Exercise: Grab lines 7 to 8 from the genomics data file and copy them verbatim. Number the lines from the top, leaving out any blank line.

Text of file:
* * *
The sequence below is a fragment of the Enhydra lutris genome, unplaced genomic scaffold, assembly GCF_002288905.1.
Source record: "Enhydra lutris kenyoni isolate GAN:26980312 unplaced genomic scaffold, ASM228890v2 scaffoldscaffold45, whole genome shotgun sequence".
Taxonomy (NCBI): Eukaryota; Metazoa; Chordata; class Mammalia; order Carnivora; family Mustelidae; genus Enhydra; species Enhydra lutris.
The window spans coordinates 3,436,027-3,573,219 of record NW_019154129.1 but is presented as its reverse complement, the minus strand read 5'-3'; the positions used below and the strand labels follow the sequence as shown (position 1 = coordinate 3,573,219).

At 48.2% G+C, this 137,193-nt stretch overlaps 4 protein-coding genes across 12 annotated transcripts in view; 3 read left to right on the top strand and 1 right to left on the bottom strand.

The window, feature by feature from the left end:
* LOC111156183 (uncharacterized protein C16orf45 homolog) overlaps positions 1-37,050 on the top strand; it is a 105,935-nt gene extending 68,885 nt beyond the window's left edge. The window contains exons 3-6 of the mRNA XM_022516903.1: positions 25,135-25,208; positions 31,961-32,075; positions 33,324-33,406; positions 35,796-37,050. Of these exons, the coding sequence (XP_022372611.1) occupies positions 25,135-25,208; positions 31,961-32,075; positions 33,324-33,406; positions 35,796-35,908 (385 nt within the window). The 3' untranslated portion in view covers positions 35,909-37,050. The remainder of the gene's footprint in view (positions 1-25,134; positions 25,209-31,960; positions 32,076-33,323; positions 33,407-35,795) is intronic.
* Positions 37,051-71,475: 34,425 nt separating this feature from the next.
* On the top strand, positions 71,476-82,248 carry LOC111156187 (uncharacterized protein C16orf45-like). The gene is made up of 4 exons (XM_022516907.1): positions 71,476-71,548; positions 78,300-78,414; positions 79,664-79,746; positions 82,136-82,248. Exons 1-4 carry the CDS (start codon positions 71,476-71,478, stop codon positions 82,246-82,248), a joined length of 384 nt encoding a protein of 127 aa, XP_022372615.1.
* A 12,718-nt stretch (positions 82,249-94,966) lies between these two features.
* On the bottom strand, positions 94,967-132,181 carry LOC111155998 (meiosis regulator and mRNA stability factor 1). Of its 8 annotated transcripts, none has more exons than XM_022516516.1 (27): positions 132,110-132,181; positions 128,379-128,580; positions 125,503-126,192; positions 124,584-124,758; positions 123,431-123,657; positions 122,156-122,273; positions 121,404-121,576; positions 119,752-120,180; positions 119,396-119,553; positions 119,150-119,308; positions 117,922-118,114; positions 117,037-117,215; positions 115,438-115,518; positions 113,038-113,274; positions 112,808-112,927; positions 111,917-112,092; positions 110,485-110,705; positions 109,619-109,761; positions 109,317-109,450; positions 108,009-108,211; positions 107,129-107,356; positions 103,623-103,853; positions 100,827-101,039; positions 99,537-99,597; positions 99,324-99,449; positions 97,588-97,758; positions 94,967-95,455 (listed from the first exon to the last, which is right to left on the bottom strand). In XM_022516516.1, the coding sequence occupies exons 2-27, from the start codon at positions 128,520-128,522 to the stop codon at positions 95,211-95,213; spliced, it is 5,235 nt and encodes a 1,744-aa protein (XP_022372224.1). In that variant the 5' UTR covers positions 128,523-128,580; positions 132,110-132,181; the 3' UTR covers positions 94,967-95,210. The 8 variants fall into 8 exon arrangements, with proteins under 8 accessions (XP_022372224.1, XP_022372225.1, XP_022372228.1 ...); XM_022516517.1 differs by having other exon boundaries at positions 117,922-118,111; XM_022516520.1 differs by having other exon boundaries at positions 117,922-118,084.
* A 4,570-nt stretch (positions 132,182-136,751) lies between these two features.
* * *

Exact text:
* LOC111156183 (uncharacterized protein C16orf45 homolog) overlaps positions 1-37,050 on the top strand; it is a 105,935-nt gene extending 68,885 nt beyond the window's left edge. The window contains exons 3-6 of the mRNA XM_022516903.1: positions 25,135-25,208; positions 31,961-32,075; positions 33,324-33,406; positions 35,796-37,050. Of these exons, the coding sequence (XP_022372611.1) occupies positions 25,135-25,208; positions 31,961-32,075; positions 33,324-33,406; positions 35,796-35,908 (385 nt within the window). The 3' untranslated portion in view covers positions 35,909-37,050. The remainder of the gene's footprint in view (positions 1-25,134; positions 25,209-31,960; positions 32,076-33,323; positions 33,407-35,795) is intronic.
* Positions 37,051-71,475: 34,425 nt separating this feature from the next.